1.     A law that allows public and private schools and colleges to ban armed forces recruitment on their campuses.

    2.     Legislation that requires schools and colleges permitting on-campus recruiting to allow those with opposing viewpoints to distribute their literature and staff their own tables.

    3.     New recruiting standards that honestly address the disadvantages of military service. The surgeon general’s warning on cigarette packs could serve as a model.

I’ll leave you with the words of Smedley Butler, a retired U.S. Marine Corps major general and the holder of two Congressional Medals of Honor, who spent decades helping American companies profit from exploitations in Haiti, Latin America, and China during the early decades of the 20th century. After he retired, Gen. Butler had this to say:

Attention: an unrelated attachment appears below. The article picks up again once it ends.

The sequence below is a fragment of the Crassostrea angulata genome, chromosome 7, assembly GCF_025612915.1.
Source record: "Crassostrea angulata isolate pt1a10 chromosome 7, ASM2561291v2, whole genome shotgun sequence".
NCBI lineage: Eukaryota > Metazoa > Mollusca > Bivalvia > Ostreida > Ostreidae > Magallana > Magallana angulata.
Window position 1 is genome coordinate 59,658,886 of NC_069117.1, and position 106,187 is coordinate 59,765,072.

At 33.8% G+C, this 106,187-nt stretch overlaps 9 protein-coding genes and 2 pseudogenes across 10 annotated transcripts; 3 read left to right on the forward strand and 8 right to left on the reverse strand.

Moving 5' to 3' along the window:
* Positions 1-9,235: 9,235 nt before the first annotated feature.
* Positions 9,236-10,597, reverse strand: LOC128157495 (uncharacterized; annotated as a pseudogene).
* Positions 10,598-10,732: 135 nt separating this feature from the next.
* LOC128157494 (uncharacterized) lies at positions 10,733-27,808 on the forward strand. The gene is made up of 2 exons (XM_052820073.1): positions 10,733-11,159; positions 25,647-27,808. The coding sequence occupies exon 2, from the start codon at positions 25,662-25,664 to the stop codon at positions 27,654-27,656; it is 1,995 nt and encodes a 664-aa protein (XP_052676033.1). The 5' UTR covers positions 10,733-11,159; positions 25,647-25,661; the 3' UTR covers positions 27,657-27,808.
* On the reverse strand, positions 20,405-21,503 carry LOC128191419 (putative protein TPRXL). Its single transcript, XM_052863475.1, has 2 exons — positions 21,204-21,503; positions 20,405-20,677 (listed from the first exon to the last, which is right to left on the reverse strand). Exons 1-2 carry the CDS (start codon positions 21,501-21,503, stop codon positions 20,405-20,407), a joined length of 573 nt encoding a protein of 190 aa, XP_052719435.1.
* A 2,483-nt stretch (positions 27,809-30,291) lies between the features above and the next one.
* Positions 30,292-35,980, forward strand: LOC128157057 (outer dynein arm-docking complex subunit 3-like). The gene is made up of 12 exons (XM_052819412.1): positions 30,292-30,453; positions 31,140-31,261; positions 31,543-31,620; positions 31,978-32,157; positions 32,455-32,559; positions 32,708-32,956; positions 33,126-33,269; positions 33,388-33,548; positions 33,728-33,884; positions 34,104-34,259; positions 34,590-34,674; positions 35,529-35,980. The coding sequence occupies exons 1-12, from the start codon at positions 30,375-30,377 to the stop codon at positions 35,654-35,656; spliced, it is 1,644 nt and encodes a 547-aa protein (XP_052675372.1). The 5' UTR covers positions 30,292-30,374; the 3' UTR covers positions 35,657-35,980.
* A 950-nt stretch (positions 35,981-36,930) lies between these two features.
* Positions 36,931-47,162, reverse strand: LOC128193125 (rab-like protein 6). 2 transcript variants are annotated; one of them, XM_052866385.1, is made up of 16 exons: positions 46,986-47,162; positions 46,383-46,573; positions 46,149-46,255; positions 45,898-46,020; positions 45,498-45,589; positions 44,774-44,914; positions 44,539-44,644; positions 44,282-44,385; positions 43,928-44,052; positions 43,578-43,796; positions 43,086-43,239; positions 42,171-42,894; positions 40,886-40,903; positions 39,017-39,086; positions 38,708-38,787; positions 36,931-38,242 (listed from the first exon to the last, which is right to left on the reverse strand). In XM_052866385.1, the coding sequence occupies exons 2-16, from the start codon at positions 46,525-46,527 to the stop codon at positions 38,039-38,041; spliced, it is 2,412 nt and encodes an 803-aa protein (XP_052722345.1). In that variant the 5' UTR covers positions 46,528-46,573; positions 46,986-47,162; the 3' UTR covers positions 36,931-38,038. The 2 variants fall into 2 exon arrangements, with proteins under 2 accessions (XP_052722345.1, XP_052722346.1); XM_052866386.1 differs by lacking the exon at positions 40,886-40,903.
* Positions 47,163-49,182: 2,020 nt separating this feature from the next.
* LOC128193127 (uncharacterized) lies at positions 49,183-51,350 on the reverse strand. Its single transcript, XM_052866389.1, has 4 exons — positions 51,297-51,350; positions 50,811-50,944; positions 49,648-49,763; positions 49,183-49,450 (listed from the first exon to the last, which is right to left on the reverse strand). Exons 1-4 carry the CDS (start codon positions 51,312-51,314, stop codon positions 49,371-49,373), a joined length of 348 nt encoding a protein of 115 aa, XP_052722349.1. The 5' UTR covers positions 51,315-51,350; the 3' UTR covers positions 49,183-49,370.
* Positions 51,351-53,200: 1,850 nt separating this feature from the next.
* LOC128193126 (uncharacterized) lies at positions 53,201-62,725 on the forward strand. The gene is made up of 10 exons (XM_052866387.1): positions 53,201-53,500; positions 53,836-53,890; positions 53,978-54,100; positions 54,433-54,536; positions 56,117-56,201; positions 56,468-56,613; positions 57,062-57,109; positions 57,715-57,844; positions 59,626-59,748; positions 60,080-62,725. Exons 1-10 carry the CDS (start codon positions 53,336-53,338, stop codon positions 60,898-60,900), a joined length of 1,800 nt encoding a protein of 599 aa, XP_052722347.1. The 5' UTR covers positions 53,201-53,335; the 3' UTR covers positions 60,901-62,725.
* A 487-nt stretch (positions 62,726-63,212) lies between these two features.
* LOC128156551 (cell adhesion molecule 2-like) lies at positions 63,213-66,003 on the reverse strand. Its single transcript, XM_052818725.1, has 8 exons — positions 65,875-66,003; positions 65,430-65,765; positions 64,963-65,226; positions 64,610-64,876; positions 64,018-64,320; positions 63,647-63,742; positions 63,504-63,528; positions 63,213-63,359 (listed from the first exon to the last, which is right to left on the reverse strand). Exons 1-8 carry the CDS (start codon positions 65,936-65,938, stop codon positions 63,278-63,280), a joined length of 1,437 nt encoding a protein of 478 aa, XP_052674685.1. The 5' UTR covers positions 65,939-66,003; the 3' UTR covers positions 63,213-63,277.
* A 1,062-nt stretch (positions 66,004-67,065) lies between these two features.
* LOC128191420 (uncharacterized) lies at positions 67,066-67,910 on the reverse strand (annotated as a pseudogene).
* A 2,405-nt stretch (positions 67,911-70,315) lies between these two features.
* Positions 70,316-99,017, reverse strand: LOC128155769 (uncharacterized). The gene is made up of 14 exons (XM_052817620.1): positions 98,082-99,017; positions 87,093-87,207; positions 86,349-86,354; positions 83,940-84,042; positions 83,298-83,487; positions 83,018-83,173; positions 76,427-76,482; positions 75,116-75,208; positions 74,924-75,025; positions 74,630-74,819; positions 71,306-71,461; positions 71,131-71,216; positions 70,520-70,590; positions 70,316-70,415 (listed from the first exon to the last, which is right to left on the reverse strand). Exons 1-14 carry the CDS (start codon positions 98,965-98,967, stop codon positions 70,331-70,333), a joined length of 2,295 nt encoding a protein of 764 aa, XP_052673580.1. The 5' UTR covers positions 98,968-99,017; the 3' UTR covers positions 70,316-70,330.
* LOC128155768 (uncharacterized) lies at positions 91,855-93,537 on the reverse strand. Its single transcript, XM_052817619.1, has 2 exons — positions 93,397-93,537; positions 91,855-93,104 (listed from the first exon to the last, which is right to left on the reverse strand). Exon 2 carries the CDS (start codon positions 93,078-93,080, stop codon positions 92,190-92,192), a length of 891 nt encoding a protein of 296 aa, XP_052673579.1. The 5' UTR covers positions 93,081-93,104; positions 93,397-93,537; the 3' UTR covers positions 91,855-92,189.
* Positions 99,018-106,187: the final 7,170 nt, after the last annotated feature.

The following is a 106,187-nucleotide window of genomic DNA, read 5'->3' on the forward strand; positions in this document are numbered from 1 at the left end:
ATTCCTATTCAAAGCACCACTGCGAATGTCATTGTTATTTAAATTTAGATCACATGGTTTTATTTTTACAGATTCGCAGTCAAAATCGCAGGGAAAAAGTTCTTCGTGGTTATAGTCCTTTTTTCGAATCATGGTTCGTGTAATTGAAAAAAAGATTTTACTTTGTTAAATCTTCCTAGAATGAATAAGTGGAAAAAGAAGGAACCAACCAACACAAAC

War is a racket. It always has been. It is possibly the oldest, easily the most profitable, surely the most vicious. It is the only one international in scope. It is the only one in which the profits are reckoned in dollars and the losses in lives. A racket is best described, I believe, as something that is not what it seems to the majority of the people. Only a small 'inside' group knows what it is about. It is conducted for the benefit of the very few, at the expense of the very many. Out of war a few people make huge fortunes.”